Construction of transforming DNA or plasmids

The DNA construct for deletion of DR1 from strain Cs23 was created using the double-joint (DJ) PCR procedure, as described previously [46]. To delete the DR1 region, the 5′- and 3′-flanking regions of the DR1 sequence (Fig 3) were amplified using the primer pairs CoHo5F/CoHo5RT and CoHo3FT/CoHo3R, respectively, and these were fused to a hygromycin B resistance gene cassette (hygB) amplified from pBCATPH [47] using primers hygB-For and hygB-Rev. The resulting PCR products were used as template for the final PCR to generate the gene deletion, using the primers CoHo5N/pUH-BC/H3 and CoHo3N/pUH-H2. Similarly, the DNA constructs for the generation of the transgenic strain TC27G-1 (S1 Table) were created as described above. Two DNA regions at the 3’ end of MAT1-1-3 corresponding to nucleotide positions 11,702 in the Cs27 MAT and 15,291 in the Cs23 MAT locus, respectively, which start at the 3’ end of MAT1-1-3, were amplified by primer sets CoHoG5F/CoHoG5RT and CoHoG3FT/CoHoG3R, respectively, and fused to the geneticin resistance gene (gen) cassette using the primers CoHoG5N/GenForN and CoHoG3N/GenRenN.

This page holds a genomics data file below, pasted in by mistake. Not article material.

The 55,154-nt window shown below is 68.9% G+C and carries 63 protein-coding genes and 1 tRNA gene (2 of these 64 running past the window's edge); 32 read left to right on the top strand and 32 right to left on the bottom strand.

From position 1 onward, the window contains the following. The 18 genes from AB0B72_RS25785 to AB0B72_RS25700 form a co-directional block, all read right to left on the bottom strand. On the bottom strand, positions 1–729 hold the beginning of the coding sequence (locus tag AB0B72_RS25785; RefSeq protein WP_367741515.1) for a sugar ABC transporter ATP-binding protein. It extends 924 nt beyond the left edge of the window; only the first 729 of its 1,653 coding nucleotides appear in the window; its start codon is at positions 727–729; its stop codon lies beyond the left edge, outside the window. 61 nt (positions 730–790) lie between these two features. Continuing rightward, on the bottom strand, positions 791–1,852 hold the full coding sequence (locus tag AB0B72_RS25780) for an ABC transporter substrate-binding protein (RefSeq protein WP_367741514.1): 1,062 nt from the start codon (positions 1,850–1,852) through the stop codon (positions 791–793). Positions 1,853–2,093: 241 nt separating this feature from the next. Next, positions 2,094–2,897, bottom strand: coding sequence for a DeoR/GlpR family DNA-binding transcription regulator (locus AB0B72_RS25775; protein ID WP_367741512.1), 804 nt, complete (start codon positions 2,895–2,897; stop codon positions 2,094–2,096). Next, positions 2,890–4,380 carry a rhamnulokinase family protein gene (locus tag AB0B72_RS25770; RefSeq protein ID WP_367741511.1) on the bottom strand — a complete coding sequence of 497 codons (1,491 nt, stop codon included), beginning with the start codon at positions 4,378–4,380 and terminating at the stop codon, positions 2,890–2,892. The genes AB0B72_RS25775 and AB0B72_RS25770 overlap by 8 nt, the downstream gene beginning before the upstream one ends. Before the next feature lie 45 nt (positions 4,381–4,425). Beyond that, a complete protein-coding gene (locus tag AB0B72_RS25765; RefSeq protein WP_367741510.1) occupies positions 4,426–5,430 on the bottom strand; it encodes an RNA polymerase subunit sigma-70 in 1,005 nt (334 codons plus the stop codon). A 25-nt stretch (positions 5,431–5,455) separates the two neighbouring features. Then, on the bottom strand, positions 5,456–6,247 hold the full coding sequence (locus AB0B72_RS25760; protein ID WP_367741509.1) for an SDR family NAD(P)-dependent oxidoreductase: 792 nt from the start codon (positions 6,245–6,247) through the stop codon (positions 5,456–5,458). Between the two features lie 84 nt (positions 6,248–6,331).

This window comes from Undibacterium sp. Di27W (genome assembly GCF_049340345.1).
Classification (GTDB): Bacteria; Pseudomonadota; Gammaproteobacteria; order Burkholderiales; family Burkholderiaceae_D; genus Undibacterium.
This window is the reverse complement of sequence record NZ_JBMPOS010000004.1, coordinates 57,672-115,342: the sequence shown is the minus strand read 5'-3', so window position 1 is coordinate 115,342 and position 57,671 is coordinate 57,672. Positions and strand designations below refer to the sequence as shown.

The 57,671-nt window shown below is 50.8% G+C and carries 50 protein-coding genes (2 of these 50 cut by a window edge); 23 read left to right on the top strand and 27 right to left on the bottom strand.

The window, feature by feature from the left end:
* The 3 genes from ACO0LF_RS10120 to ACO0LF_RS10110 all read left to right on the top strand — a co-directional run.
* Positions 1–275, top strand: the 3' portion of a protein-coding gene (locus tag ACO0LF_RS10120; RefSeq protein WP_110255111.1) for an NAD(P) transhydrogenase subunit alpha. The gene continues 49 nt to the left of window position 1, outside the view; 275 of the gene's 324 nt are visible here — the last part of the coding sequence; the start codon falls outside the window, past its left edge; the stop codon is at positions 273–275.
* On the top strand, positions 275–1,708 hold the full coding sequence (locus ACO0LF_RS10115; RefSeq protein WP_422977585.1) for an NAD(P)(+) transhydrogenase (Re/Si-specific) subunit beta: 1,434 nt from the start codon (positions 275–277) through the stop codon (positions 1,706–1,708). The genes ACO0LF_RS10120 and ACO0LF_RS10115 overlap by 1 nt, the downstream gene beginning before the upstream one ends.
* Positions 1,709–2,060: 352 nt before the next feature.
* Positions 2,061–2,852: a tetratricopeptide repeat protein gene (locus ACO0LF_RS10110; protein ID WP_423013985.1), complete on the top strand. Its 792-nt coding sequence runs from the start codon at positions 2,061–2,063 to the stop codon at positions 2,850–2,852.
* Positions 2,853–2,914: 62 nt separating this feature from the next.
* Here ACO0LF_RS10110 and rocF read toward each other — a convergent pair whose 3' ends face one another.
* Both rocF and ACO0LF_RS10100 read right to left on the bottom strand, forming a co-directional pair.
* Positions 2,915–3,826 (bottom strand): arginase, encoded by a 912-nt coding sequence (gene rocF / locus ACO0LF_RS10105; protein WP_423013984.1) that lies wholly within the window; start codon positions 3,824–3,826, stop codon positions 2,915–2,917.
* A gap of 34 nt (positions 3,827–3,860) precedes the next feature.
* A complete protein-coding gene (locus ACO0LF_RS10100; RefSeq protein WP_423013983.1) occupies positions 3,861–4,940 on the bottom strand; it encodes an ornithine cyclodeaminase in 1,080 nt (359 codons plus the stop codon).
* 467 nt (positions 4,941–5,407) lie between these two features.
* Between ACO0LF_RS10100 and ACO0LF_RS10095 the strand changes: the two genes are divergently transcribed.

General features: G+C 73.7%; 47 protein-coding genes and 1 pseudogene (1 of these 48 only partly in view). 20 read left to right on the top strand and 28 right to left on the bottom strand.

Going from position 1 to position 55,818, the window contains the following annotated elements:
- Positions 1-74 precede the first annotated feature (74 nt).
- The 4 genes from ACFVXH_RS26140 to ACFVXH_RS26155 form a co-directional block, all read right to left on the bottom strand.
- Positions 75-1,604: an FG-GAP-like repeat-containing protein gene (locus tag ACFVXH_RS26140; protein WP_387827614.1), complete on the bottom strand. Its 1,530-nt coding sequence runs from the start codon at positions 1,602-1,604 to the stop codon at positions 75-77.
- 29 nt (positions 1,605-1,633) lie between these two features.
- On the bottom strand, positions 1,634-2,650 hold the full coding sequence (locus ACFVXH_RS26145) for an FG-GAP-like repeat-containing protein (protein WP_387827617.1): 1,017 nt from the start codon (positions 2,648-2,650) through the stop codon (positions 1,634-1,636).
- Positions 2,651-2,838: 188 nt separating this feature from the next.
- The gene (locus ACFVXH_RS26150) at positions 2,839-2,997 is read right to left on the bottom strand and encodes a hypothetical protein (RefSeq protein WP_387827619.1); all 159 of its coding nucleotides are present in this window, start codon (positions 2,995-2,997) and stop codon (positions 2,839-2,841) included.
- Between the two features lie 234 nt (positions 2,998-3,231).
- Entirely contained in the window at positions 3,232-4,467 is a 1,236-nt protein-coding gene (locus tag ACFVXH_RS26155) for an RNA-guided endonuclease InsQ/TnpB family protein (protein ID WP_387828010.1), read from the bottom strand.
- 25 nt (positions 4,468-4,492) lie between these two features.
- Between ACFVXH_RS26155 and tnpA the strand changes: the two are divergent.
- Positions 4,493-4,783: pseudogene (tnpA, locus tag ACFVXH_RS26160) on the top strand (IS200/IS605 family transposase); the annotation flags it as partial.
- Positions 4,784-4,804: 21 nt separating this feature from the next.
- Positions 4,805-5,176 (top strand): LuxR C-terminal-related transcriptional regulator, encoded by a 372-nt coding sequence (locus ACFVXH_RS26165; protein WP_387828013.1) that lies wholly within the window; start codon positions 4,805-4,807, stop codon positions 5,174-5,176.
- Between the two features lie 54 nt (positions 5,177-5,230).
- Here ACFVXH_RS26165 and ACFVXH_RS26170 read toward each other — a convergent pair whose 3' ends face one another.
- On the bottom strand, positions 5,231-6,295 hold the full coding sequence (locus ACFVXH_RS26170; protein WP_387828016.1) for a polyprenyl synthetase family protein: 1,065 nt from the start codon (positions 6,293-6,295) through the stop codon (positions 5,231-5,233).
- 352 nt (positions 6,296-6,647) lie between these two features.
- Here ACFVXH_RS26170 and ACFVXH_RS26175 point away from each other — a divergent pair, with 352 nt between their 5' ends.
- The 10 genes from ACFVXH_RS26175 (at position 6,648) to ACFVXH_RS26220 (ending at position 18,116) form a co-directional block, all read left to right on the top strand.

For insertion of MAT1-2 into Cs27, two different plasmid DNAs (pMAT2 and pM2M1, Fig 5), both carrying MAT1-2-1, were constructed. For pMAT2, the 5.3 kb-region carrying the entire MAT1-2-1 ORF and its 5’ flank (1.0 kb) was amplified from Cs23 and put into the pGEMT vector, followed by hygB insertion at a SalI site in pGEMT, as described in pM2M1. The 8.4-kb DNA region carrying MAT1-2-1 and all three MAT1-1 genes, which was amplified from Cs23, was inserted into the pGEMT vector (Promega), followed by the insertion of the hygB cassette at a SalI site in pGEMT, resulting in pM2M1. For heterologous expression of Cs23 MAT1-1-1 in a MAT1-1-1-deletion strain of F. graminearum, the entire ORF of each MAT1-1-1 version amplified from Cs23 [MAT1-1-1L and MAT1-1-1 with primer pairs Cs27forE/Cs23revE and Cs27forE/Cs27revE2 (S2 Table), respectively] was fused to DNA (~ 1 kb) both 5' and 3' of the F. graminearum MAT1-1-1 (annotated as FGSG_08892.3 in the F. graminearum genome database) as described above [46]. The 5′- and 3′-flanking regions of the F. graminearum MAT1-1-1 sequence were amplified using the primer pairs FgM1-1-1F5/FgM1-1-1Rt5Cs27 and Fgmat1-1-1Rt5Cs23 or FgM1-1-1Ft3Cs27 /FgM1-1-1R3Cs27 (S2 Table), respectively, and these were fused to either Cs23 MAT1-1-1L or MAT1-1-1, followed by the final PCR amplification using nested primers FgM1-1-1FNCs27 and FgM1-1-1RNCs27 (S2 Table).